Just as Peter Parker's early days as Spider-Man were as much about fighting crime as paying his bills, Chainsaw Man centers on Denji's struggle to get out of a debt his father ran up before he died. That's where the ability to merge with his devil dog to become Chainsaw Man comes in.
Like Spider-Man, what makes Chainsaw Man work is the contrast between the real-life struggles of Denji to pay off his debt, eat healthily, and find a girl to love up against the the flesh-rending, blood-spattering side of his life as a chainsaw-headed devil hunter.
Authors: James Tynion IV (writer), Werther Dell'Edra (artist), Miquel Muerto (colorist), Andworld Design
Publisher: BOOM! Studios
What is it?
Something is Killing the Children is about monsters who terrorize young children, and Erica Slaughter, a monster hunter who boldly and defiantly tries to help - even if most adults in the world can't even see the threat.
Why should you read Something is Killing the Children?
After establishing this monstrous premise in 13 issues over the course of 2019 and 2020, 2021's return to Something is Killing the Children finally dug into the backstory of how someone could be trained, disciplined, and girded to stand up to terrible monsters.
The 'Me and My Monster' arc in 2021's volume of Something is Killing the Children clued us in to how Erica Slaughter became the monster-huntin' woman we've grown to love, but also shows the scared little girl that experienced her own trauma - and who now uses those experiences to help others in need.
This arc also delves into the Order of St. George that trained Erica to fight monsters, as well as the events the eventually made her strike out on her own as a freelance monster hunter. 2021's Something Is Killing the Children issues tell a supernatural version of Kill Bill, and Erica Slaughter is just as much the hero by the end of the story as Uma Thurman's iconic Bride.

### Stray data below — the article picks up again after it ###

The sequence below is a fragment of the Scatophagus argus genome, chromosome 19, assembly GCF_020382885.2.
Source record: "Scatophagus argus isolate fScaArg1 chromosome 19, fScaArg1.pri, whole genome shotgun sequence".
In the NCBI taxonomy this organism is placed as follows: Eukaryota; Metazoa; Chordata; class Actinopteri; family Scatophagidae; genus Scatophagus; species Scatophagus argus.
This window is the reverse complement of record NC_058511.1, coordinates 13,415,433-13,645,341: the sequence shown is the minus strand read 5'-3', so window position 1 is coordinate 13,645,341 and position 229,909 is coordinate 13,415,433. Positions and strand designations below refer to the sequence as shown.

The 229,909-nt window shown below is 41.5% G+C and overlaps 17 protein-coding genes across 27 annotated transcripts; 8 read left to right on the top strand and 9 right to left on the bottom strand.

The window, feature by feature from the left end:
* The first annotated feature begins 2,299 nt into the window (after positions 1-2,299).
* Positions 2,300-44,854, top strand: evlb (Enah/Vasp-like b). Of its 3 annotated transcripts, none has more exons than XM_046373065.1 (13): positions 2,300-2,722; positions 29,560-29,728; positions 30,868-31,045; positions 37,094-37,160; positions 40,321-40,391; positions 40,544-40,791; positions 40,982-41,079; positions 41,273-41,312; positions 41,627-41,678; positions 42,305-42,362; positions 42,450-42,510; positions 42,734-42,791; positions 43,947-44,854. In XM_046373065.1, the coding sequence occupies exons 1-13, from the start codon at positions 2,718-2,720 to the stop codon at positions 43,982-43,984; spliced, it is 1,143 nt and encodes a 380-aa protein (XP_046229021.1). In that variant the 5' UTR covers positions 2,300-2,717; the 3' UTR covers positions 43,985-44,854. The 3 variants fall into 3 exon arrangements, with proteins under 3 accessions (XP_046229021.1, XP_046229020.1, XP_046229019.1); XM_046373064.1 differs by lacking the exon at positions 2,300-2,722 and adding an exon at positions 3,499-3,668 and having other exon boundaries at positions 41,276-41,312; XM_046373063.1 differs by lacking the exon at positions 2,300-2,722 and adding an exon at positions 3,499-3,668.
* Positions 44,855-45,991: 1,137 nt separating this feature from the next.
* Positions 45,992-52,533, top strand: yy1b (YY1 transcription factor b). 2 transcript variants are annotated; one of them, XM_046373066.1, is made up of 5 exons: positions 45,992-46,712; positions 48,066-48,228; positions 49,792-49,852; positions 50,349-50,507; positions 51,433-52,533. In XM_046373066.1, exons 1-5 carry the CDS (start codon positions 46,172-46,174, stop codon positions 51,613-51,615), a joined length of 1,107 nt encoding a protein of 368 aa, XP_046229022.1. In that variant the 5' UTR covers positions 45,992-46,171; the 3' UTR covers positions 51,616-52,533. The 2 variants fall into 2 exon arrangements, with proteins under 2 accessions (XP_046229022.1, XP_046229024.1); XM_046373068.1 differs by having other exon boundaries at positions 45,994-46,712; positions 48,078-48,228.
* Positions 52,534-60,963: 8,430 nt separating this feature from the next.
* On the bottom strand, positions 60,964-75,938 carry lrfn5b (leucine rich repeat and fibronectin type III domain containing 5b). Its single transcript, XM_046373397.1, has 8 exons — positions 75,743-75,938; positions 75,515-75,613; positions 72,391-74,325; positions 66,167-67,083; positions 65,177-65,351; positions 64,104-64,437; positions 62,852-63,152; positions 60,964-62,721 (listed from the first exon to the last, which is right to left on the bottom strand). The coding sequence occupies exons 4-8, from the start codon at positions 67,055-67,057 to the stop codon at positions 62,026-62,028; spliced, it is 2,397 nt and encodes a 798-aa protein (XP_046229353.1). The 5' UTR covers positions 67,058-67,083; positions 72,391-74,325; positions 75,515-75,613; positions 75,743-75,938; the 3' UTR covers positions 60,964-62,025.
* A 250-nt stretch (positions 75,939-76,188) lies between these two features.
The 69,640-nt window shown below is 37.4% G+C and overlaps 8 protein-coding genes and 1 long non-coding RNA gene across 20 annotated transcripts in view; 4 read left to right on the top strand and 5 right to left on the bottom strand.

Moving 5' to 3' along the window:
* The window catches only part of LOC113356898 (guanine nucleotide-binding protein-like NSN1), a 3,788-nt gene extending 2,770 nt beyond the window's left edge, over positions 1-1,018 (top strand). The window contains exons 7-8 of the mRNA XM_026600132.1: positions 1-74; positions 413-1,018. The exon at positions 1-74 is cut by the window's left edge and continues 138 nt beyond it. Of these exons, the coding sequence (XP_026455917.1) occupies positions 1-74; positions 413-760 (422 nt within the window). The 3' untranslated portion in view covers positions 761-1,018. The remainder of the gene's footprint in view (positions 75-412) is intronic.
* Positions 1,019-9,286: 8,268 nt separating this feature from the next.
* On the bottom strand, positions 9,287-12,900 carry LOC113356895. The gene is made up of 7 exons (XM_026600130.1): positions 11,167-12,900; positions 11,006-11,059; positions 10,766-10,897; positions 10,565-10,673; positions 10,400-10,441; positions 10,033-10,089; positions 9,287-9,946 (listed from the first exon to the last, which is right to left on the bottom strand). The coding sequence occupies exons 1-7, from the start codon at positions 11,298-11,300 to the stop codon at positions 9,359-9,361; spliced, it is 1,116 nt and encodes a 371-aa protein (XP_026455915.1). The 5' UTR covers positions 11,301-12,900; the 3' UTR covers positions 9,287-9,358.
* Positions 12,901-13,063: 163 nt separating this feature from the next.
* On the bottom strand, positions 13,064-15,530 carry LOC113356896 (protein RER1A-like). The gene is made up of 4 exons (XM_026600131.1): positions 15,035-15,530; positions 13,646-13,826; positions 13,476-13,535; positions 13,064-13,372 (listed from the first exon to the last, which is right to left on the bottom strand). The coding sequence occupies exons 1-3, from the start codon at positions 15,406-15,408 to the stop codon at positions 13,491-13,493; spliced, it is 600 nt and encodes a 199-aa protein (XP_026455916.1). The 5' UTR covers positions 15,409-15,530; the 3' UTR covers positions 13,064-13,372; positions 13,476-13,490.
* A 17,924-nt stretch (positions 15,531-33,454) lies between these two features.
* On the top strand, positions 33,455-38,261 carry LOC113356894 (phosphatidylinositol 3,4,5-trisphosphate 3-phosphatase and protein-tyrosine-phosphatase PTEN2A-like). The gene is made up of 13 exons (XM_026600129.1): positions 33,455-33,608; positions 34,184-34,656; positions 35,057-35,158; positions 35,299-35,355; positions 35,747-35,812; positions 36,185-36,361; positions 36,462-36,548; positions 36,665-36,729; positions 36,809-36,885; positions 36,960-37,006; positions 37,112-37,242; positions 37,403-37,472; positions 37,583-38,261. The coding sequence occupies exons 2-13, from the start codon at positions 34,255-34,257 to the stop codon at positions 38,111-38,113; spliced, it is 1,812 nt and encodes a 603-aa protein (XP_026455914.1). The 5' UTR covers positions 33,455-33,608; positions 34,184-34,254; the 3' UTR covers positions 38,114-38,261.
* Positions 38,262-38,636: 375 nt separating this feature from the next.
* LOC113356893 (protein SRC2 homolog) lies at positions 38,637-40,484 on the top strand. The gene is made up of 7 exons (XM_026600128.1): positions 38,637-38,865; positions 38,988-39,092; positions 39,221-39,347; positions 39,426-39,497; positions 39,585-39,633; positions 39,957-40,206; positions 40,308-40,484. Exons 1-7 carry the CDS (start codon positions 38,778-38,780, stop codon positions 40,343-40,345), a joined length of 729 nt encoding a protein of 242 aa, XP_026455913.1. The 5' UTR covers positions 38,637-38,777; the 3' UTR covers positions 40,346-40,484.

5. Black Widow
Authors: Kelly Thompson (writer), Elena Casagrande and Rafael de Latorre (artist), Elisabetta D'Amico (inker), Jordie Bellaire (color artist), Cory Petit (letterer)
Publisher: Marvel Comics
What is it?
Long-time loner Black Widow finds something she's been missing for years when she settles down in San Francisco and creates her own bona fide Widow squad.
Why should you read Black Widow?
After overcoming a villain who created a happy (but fake) life for her and then taking it all away, Black Widow attempts to turn the page on her ledger by making a family unit of her own and settling down in one place.
In 2021's Black Widow #5 through #12, Natasha fights back against the villains who have manipulated her, enlisting a unique crew comprised of Yelena Belova, Spider-Girl, and a new character named Lucy - both to call on their help, and so she can help them.